Category Archives: Social Action News

Here are resources and news related to Social Action.  Get additional ideas from the National UMW Social Action resources.

Green Notes: Gratitude, Concern for Abundance

By Nancy Olson, First United Methodist Church of Palo Alto

November!!  After a year of time dragging or seeming to stop, here we are actually near the end of the year!

November – the month the calendar reminds us that we are supposed to be thankful.  Of course, shouldn’t we be ever grateful for God’s generosity providing this earth and its abundance?  Daily thankful for each sunrise on another day of opportunity?

The year ends with some good environmental news where several national banks are withdrawing funding for oil sludge pipelines that threaten water supplies, wetlands, and sacred native lands. Countries are taking steps to protect themselves from pollution problems – Greece has banned single-use plastic to protect their environment.

Plastics in the environment are a worldwide problem.  While most of us are trying to recycle the plastics in our everyday lives, plastic pollution continues to be a major environmental, health and economic problem.  And it will get worse.

Chemical products derived from petroleum, called petrochemicals, are essential for plastic production.  Many petrochemical plants rely on toxic fracking methods to obtain fossil fuels, which release massive amounts of greenhouse gases and other chemicals into the atmosphere.  Plastics contaminate our waterways and oceans and fill up our landfills.

Big Oil companies looked for other ways to make money from every drop of oil out of our planet, so they turned to plastic as the next big source of revenue.  Studies predict that by 2050, plastics will account for about 20 percent of total oil consumption, up from around 8 percent today.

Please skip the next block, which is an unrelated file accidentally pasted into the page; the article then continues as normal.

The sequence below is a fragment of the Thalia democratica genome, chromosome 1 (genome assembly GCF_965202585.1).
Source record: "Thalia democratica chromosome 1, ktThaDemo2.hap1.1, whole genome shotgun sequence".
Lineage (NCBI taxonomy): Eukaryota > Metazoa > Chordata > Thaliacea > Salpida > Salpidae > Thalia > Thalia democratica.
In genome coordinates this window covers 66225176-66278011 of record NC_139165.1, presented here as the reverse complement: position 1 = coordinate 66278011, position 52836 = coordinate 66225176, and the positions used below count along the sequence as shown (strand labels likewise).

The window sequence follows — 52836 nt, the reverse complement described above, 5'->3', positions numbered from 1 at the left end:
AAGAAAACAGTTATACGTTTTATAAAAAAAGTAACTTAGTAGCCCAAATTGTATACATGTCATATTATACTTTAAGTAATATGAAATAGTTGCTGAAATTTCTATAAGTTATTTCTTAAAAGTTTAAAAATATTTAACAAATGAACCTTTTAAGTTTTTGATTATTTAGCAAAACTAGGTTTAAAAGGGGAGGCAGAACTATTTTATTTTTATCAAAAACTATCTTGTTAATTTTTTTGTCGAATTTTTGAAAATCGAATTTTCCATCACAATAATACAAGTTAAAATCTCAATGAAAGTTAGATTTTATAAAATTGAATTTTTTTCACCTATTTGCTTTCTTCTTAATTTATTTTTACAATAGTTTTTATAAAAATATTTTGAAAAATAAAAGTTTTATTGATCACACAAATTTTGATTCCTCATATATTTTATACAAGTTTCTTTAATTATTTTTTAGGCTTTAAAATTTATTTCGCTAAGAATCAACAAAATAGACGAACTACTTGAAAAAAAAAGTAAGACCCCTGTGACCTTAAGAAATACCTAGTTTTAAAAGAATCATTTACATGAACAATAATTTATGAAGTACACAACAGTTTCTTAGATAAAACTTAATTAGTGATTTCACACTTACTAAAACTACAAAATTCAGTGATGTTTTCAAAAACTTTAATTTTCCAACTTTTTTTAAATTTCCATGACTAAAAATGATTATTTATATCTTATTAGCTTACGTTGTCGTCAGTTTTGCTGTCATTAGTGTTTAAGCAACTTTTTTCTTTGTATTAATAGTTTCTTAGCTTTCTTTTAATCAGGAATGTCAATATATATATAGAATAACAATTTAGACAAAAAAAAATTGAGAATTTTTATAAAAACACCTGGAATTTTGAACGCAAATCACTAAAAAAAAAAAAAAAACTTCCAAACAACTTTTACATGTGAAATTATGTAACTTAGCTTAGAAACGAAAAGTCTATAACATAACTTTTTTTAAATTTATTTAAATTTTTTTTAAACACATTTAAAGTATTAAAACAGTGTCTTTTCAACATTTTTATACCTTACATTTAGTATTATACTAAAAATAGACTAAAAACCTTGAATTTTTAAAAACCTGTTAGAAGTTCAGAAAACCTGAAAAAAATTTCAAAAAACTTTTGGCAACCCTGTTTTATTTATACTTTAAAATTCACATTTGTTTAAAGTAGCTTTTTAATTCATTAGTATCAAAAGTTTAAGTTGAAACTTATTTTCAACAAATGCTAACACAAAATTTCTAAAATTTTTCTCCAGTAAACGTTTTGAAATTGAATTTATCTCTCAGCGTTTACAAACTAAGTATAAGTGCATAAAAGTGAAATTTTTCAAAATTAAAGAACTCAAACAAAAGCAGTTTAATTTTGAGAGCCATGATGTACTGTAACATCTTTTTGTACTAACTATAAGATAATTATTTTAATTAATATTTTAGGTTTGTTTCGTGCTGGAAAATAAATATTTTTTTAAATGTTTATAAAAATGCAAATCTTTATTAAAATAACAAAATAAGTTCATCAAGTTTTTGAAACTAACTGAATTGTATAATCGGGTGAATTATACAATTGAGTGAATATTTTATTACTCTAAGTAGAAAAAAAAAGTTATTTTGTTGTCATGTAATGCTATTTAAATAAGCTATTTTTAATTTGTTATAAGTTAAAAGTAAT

During the pandemic, our plastic consumption has increased drastically.  Think of all the takeout containers and plastic utensils that have been used – disposable gloves tossed out – grocery bags handed out when reusable ones were prohibited due to safety concerns.  It is time to take a stand before our precious planet is further covered by piles of plastic waste.

We will never be free of this problem as long as we continue to let petrochemical plants keep producing the offending product.   These companies should not continue to be allowed to produce a product that they will not take back….a product that recycling programs are not prepared to handle the volume,….a product that costs communities and governments hundreds of thousands of dollars to try to control….a product the producers know the harmful effects on health and the environment.

How long will we tolerate this situation?

Happy Thanksgiving Day!  God is good!  (I cannot say the same for Big Oil.)

Nancy Olson

An Evolution of Gratitude

By K Stone – Almaden Hills UMC, San Jose – El Camino Real District – CA NV Conference United Methodist Women

In 1869, a small group of women in Boston raised enough money to send the first Methodist missionaries to help change the lives of women and children in India. One of those missionaries was Isabella Thoburn, a teacher who built a girls’ school later named for her. Isabella Thoburn College, in Lucknow, northern India, is now a highly-reputed school associated with Lucknow University.

Not too many years later, a young woman – my mother, Eileen Betty Hakim Townsley – attended and graduated from Isabella Thoburn College. This was the beginning of her life-long passion for education, advocacy, service & leadership.

Mom graduated at the top of her class in education and economics.  As a high school Principal, she had been groomed to be the next President of Isabella Thoburn College, when she met my father, her “prince-charming”.  She made the difficult decision, with the help of her Bishop, to leave the path of Isabella Thoburn, educator, and join the world of Global Methodist missions, service, and life as a minister’s wife.  

My mother was molded by her parents, her mother being one of the first Christian women doctors in India and father being a second generation Christian.  Both were active lay leaders in their church.  Throughout her life, she was an epitome of leadership, mentoring & activism for the W.S.C.S organization in India, including being a Board member of the Bible Society and an advocate for the Indian Methodist church.